PubDate: 2016-03-21T03:21:40.02716-05:0
      DOI: 10.1002/jsfa.7722
       
  • Effect of Different Production Techniques on Bioactive Compounds and
           Antioxidant Capacity of Einkorn (Triticum monococcum L.) and Durum
           (Triticum turgidum ssp. durum) Bulgur
    • Abstract: Background Influence of cooking (traditional, microwave, autoclave) and drying techniques (microwave and hot air) on bioactive compounds in production of einkorn and durum bulgur were investigated. Total phenolic content (TPC), total yellow pigment (TYP), total antioxidant capacity (DPPH., ABTS.+, FRAP), soluble free (SF), soluble conjugated (SC) and insoluble bound (IB) phenolic acid contents of the samples were determined. Results For both wheats, significant amount of antioxidant capacity preserved after bulgur production. TPC was found higher in einkorn but it was exposed to more loss during bulgur production than durum. TYP was found twice more in einkorn than durum. Ferulic was recorded the most, chlorogenic was the least phenolic acid in both wheats. The maximum loss during bulgur production was determined in SC fraction for einkorn and SF fraction for durum. Conclusıon In respect to the results of the analysis, microwave cooking + hot air drying treatment could be favorable for bulgur production for both wheats.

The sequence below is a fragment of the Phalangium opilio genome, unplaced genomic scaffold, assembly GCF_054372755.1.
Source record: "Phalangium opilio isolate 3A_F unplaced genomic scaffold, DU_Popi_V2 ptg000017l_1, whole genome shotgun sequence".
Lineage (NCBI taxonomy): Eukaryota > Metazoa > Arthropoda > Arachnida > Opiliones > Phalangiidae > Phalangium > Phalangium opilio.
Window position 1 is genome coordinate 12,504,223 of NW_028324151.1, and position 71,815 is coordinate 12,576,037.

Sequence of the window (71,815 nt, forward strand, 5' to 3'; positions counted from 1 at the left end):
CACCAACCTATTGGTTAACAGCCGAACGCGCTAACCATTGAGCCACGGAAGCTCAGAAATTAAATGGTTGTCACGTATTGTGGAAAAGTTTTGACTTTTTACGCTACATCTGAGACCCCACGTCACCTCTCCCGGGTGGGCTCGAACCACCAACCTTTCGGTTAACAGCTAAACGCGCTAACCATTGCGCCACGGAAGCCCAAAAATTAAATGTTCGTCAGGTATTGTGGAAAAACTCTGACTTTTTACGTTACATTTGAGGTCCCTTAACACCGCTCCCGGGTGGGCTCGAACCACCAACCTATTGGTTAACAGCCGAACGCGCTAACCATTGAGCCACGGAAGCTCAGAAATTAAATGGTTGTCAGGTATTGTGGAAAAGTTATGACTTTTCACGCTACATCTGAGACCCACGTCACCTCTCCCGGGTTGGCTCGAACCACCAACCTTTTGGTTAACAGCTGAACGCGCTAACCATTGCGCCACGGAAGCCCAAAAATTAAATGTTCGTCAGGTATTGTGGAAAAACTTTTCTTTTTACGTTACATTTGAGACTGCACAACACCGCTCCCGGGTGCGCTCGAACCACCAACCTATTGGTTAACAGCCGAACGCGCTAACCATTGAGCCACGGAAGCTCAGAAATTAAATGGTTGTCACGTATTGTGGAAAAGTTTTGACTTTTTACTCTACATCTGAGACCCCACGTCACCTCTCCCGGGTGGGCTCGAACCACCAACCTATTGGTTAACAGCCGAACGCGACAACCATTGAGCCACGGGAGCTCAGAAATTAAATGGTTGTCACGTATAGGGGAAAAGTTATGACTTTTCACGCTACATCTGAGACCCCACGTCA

PubDate: 2016-03-21T03:21:16.348455-05:
      DOI: 10.1002/jsfa.7724
       
  • Fermentation of rapeseed meal, sunflower meal and faba beans in
           combination with wheat bran increases solubility of protein and phosphorus
           
    • Authors: Hanne Damgaard Poulsen; Karoline Blaabjerg
      Abstract: BACKGROUND To increase self‐supply of protein and phosphorus (P) in European pig and poultry diets and reduce nitrogen (N) and P excretion, attention is directed to approaches increasing protein and P digestibility of rapeseed, sunflower and faba beans. Wheat bran is rich in enzymes degrading and solubilizing protein and phytate. Herein, solubilisation of protein, N and P was investigated when increasing ratios of wheat bran were fermented with rapeseed meal (RSM), sunflower meal (SFM), faba beans (FB) or a RSM/SBM/FB combination. RESULTS Protein, N and P solubility was greater, for all mixtures, the more wheat bran was included and the longer the mixtures were fermented. The increase in N (FB>RSM/SFM/FB>SFM>RSM) and protein solubility (RSM/SFM/FB>RSM>SFM>FB) was greatest from day 0 to 3 and thereafter limited, whereas P solubility increased during the whole period (5 days; FB>RSM/SFM/FB>SFM>RSM). In general, FB showed the highest solubility and highest increase in N and P solubility while RSM showed the highest protein solubility and RSM/SFM/FB the highest increase in protein solubility. CONCLUSION Fermentation of RSM, FB, SFM and RSM/FB/SFM without or with wheat bran uncovers a potential for increased protein and P digestibility and thereby reduced N and P excretion from pigs and poultry.